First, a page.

Radio-controlled or remote-controlled toys, popularly called RC toys, are self-powered and can be controlled from a distance using a remote that works with radio waves.
1. When we push the control, the transmitter sends a specific number of electrical pulses corresponding to that action through the air. The transmitter has its own power source, usually in the form of a 9-volt battery. Without the battery, the transmitter will not be able to send the radiowaves to the receiver.
2. Once the RC toy receives the radio waves, the motors kick into life to cause a specific action to occur. The power source sends power to all working parts, including the motor. The transmitter enables control through radio waves and the receiver activates the motors. When we press a button on the transmitter to make the RC toy go forward or backward, a pair of electrical contacts touch. Receiver identifies signals, sends it to circuit.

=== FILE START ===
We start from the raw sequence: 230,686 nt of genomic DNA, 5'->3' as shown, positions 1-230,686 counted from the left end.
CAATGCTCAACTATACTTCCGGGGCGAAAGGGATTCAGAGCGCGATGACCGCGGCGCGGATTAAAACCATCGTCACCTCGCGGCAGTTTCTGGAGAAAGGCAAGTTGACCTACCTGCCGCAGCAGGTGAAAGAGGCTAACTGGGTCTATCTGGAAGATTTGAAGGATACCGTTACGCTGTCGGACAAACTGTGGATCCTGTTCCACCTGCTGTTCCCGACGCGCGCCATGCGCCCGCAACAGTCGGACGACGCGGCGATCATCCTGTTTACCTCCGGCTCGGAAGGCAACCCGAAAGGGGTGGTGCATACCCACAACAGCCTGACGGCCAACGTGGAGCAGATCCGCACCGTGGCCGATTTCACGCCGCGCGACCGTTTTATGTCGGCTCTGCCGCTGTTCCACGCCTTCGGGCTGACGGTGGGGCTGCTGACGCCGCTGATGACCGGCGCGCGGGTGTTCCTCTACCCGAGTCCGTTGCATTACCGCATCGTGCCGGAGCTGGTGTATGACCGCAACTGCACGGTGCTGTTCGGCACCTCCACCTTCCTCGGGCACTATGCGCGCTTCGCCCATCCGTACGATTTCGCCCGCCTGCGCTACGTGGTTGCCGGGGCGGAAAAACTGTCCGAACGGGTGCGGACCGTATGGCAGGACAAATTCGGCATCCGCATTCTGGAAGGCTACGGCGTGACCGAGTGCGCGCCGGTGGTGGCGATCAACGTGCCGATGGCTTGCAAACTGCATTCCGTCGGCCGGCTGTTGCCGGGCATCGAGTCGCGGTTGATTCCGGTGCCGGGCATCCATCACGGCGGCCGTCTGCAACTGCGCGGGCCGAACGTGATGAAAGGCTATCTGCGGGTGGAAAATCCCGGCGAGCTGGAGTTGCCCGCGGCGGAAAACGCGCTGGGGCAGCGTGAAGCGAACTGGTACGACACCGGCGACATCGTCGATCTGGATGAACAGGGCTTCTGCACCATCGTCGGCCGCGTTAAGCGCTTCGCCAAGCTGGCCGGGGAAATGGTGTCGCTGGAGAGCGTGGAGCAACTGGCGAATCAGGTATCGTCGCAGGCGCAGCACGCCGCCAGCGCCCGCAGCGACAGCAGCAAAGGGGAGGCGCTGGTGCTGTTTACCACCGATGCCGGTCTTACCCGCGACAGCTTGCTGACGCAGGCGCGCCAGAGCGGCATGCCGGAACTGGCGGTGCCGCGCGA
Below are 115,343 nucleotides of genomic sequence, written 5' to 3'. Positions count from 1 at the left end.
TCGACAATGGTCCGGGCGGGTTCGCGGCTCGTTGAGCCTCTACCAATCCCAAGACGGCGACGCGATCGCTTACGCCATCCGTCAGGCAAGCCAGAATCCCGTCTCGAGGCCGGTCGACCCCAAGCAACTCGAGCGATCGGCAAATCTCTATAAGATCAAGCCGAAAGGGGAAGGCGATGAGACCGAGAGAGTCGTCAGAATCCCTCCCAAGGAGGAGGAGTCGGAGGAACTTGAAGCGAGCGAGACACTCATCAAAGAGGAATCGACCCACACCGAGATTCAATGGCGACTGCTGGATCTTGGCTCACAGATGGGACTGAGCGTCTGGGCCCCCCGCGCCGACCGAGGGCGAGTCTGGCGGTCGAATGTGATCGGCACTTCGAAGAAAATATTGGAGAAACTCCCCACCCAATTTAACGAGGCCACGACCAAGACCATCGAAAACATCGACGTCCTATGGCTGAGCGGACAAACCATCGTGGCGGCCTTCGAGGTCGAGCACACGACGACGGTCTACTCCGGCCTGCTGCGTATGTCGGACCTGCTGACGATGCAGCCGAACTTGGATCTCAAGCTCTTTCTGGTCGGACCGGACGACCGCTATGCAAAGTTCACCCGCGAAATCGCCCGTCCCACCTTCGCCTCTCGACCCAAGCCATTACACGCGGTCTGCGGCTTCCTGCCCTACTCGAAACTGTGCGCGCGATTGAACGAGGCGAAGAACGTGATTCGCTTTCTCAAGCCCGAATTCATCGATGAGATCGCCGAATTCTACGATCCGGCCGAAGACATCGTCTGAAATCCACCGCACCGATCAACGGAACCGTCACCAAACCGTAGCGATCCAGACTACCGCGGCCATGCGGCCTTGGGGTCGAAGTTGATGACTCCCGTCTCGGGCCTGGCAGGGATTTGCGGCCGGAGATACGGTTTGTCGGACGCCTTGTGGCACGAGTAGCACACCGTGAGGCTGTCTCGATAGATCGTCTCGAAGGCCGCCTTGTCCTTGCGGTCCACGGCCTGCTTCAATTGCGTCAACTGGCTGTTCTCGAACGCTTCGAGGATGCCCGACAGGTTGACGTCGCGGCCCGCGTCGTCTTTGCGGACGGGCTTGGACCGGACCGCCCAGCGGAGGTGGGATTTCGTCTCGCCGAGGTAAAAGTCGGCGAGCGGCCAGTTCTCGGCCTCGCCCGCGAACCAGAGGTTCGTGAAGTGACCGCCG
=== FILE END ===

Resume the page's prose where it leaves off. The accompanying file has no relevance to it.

3. Circuit board translates the number of electrical pulses (signals) into action. Full-function controllers have six controls and these works through following the pulse sequences:
1. Forward: 16 pulses
2. Reverse: 40 pulses
3. Forward left: 28 pulses
4. Forward right: 34 pulses
5. Reverse left: 52 pulses
6. Reverse right: 46 pulses
| Parts of an RC toy|
Transmitter: The remote control contains a radio transmitter which operates on a particular frequency that the receiver is designed to receive.
Receiver: The receiver is fixed within the car and constantly receives signals from the transmitter. When a transmission is identified, it translates the number of electrical pulses into action.
Power source: All remote control cars require a power source. Rechargeable batteries power small electric motors. Alternatively, some use small internal combustion engines.
Motor and Circuit Board: The motor is responsible for the turning motions of the toy while the circuit board works like a pool through which all commands go on to specific parts.